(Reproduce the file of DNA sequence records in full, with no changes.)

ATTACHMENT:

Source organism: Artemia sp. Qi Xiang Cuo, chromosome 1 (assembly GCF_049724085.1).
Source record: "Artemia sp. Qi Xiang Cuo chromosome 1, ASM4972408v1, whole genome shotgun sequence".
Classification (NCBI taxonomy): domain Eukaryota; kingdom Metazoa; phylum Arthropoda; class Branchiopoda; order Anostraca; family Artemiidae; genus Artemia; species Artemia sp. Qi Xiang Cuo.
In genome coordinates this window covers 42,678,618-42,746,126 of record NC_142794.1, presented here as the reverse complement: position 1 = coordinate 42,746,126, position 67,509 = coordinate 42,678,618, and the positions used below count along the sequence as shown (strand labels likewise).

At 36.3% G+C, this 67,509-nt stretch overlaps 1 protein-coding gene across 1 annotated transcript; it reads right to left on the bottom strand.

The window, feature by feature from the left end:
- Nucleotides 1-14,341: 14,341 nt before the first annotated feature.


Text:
Source organism: Artemia sp. Qi Xiang Cuo, chromosome 1 (assembly GCF_049724085.1).
Source record: "Artemia sp. Qi Xiang Cuo chromosome 1, ASM4972408v1, whole genome shotgun sequence".
Classification (NCBI taxonomy): domain Eukaryota; kingdom Metazoa; phylum Arthropoda; class Branchiopoda; order Anostraca; family Artemiidae; genus Artemia; species Artemia sp. Qi Xiang Cuo.
In genome coordinates this window covers 42,678,618-42,746,126 of record NC_142794.1, presented here as the reverse complement: position 1 = coordinate 42,746,126, position 67,509 = coordinate 42,678,618, and the positions used below count along the sequence as shown (strand labels likewise).

At 36.3% G+C, this 67,509-nt stretch overlaps 1 protein-coding gene across 1 annotated transcript; it reads right to left on the bottom strand.

The window, feature by feature from the left end:
- Nucleotides 1-14,341: 14,341 nt before the first annotated feature.